The National Institute for Health and Care Excellence said in draft guidance released Wednesday that it will not recommend Merck & Co.'s Keytruda (pembrolizumab) as an option to treat first-line metastatic or unresectable recurrent head and neck squamous cell carcinoma (HNSCC), either as monotherapy or in combination. EU regulators approved Keytruda for this indication last November, making it the first anti-PD-1 treatment option in Europe for this patient population.
The approval was based on findings from the Phase III KEYNOTE-048 trial, which had met its primary endpoint of overall survival (OS). Results presented at last year's ASCO annual meeting showed that Keytruda plus chemotherapy cut the risk of death by 35% versus the EXTREME regimen, consisting of Merck KGaA's Erbitux (cetuximab) plus 5-fluorouracil and platinum-based chemotherapy, in certain HNSCC patients whose tumours expressed PD-L1 with a combined positive score (CPS) of one or more.
In its appraisal document, NICE is seeking further clarification and analyses from Merck regarding Keytruda monotherapy or its use with platinum chemotherapy and 5-fluorouracil, including OS data for two subgroups of patients depending on whether their cancer started inside or outside the oral cavity.
According to The Institute of Cancer Research (ICR), which criticised NICE's decision, UK clinical practice differs from the rest of the world in that oral cavity cancers are treated with the EXTREME regimen, while other head and neck cancers are treated with just the two chemotherapies. As a result, NICE said the KEYNOTE-048 trial, which grouped all forms of head and neck cancer together irrespective of their location and used the EXTREME regimen as the comparison arm, "was not wholly applicable to NHS practice." The agency added that "because current treatment options are different for cancer that started inside or outside the oral cavity, the [NICE appraisal] committee concluded that it would like to see all clinical and cost-effectiveness analyses by primary tumour location."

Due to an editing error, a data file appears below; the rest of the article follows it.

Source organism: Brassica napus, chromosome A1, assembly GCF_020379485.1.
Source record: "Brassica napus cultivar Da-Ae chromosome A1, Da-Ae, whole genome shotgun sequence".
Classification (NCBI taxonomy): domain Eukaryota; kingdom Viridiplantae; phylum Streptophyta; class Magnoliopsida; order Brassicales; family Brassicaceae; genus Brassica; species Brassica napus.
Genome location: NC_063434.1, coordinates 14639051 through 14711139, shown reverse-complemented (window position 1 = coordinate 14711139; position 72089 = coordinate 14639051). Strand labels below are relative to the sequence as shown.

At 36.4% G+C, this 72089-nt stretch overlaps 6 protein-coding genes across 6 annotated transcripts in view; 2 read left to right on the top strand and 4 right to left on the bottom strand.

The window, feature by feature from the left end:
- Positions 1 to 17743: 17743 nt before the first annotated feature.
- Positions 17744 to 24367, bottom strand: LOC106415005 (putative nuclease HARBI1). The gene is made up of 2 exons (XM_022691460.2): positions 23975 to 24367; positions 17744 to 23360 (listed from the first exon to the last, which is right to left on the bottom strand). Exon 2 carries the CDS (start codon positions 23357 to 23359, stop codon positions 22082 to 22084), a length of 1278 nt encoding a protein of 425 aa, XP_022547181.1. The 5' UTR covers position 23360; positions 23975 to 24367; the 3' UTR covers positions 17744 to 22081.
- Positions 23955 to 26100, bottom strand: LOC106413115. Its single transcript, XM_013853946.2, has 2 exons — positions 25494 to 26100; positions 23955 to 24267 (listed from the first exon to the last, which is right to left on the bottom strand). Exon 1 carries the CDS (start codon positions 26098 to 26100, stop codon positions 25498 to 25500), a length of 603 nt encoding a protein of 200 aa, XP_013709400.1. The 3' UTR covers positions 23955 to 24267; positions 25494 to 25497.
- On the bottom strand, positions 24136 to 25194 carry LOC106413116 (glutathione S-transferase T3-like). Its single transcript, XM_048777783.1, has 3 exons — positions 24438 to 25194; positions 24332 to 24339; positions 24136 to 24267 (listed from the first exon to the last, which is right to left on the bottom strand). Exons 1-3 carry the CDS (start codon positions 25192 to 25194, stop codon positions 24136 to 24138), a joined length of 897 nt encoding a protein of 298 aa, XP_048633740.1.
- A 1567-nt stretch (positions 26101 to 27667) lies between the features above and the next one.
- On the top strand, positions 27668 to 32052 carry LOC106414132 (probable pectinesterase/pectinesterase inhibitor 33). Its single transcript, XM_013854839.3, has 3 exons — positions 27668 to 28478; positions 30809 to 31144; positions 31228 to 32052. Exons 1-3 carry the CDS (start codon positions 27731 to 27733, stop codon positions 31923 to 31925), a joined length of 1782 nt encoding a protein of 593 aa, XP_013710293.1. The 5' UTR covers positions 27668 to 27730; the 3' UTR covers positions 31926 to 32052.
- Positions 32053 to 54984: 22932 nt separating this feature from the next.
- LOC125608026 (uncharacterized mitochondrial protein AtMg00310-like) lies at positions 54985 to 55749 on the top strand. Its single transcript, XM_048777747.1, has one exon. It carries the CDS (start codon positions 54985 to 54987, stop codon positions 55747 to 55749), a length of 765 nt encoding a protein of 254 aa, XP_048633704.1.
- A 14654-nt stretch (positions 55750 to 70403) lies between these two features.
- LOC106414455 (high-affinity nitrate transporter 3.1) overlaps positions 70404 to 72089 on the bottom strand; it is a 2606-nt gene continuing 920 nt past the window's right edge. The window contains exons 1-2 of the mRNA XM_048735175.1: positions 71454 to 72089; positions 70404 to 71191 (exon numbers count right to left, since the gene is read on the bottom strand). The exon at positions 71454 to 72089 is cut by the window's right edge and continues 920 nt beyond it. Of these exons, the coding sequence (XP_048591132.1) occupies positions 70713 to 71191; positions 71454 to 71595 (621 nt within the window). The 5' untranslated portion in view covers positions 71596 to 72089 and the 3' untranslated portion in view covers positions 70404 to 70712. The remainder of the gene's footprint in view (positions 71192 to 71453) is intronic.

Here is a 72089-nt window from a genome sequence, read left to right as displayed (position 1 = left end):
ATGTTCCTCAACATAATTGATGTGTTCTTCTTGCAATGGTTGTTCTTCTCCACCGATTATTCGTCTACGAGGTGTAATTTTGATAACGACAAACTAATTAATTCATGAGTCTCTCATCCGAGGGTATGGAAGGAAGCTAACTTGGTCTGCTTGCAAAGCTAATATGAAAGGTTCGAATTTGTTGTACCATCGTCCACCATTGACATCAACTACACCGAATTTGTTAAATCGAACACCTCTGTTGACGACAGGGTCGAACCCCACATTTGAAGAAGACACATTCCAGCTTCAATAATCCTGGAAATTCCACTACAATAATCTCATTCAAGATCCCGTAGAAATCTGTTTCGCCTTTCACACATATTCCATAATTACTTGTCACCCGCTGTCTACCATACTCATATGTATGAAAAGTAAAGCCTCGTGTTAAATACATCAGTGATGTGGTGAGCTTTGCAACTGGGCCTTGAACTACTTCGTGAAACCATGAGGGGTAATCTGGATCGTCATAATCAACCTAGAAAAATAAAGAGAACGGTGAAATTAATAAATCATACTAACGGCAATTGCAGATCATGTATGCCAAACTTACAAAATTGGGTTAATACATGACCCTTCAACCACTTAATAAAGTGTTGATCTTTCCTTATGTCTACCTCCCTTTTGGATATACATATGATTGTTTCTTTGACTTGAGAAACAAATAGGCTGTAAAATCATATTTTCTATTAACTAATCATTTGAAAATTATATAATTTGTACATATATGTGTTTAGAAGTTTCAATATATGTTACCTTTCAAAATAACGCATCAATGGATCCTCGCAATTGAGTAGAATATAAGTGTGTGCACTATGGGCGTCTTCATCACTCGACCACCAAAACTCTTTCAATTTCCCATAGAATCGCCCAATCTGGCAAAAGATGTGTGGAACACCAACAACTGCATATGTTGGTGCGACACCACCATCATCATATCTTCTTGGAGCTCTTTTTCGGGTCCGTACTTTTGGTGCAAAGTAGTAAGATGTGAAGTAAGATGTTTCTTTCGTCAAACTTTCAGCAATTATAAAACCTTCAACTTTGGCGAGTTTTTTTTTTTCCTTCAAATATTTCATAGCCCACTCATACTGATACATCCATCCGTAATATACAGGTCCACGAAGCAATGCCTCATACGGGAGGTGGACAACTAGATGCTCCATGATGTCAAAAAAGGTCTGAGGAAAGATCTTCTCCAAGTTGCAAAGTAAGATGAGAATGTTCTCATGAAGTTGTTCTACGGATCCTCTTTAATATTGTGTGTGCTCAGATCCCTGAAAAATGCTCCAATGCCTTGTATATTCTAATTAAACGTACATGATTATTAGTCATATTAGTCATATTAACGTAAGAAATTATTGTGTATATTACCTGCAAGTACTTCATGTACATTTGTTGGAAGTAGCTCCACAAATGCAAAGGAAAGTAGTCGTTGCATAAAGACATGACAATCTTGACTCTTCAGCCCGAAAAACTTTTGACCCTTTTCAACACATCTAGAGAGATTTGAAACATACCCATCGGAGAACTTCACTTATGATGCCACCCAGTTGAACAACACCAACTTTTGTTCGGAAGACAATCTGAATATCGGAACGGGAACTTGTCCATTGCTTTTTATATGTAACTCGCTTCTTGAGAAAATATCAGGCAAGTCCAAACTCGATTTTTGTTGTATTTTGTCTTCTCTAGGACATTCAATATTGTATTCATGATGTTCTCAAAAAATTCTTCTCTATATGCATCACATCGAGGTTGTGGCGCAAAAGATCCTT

Kevin Harrington, professor of biological cancer therapies at the ICR, said NICE's decision "brings the UK further out of step with clinical practice in the rest of the world, where cancers of the mouth are treated in the same way as other head and neck cancers." He argued there is "clear evidence" that Keytruda has survival benefits for patients with HNSCC, and urged the agency to "revisit the evidence for the benefits of Keytruda, and to work with the drug company on a suitable compromise."
Keytruda carries a price of £2630 ($3426) for a 100mg vial in the UK, although NICE noted that it has a commercial agreement with Merck under which the company makes the product available to the NHS at an undisclosed discount. NICE indicated that the closing date for comments on the draft guidance is February 5.
The FDA approved Keytruda as monotherapy and as part of a combination last June for the first-line treatment of patients with HNSCC.
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